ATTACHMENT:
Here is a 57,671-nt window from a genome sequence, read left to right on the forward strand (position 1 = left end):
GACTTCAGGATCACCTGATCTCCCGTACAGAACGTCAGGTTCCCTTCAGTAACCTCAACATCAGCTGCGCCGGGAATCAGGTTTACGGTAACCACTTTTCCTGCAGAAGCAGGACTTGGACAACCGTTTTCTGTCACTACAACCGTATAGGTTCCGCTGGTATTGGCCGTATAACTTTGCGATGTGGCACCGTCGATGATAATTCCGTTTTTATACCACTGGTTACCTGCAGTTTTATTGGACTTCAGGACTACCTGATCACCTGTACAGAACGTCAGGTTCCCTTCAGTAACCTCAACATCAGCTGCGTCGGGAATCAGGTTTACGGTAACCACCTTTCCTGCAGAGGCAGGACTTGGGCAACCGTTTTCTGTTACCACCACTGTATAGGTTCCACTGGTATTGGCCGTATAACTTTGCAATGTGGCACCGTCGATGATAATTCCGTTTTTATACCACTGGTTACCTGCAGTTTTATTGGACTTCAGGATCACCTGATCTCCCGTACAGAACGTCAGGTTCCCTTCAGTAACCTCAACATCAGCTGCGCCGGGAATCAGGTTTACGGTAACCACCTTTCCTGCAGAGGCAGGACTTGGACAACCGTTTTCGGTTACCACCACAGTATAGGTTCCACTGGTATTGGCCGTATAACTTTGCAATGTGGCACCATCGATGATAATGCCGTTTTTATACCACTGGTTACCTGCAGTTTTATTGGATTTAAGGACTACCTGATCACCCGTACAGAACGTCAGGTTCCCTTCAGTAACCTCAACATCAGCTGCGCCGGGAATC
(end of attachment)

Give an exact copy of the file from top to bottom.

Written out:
Here is a 57,671-nt window from a genome sequence, read left to right on the forward strand (position 1 = left end):
GACTTCAGGATCACCTGATCTCCCGTACAGAACGTCAGGTTCCCTTCAGTAACCTCAACATCAGCTGCGCCGGGAATCAGGTTTACGGTAACCACTTTTCCTGCAGAAGCAGGACTTGGACAACCGTTTTCTGTCACTACAACCGTATAGGTTCCGCTGGTATTGGCCGTATAACTTTGCGATGTGGCACCGTCGATGATAATTCCGTTTTTATACCACTGGTTACCTGCAGTTTTATTGGACTTCAGGACTACCTGATCACCTGTACAGAACGTCAGGTTCCCTTCAGTAACCTCAACATCAGCTGCGTCGGGAATCAGGTTTACGGTAACCACCTTTCCTGCAGAGGCAGGACTTGGGCAACCGTTTTCTGTTACCACCACTGTATAGGTTCCACTGGTATTGGCCGTATAACTTTGCAATGTGGCACCGTCGATGATAATTCCGTTTTTATACCACTGGTTACCTGCAGTTTTATTGGACTTCAGGATCACCTGATCTCCCGTACAGAACGTCAGGTTCCCTTCAGTAACCTCAACATCAGCTGCGCCGGGAATCAGGTTTACGGTAACCACCTTTCCTGCAGAGGCAGGACTTGGACAACCGTTTTCGGTTACCACCACAGTATAGGTTCCACTGGTATTGGCCGTATAACTTTGCAATGTGGCACCATCGATGATAATGCCGTTTTTATACCACTGGTTACCTGCAGTTTTATTGGATTTAAGGACTACCTGATCACCCGTACAGAACGTCAGGTTCCCTTCAGTAACCTCAACATCAGCTGCGCCGGGAATC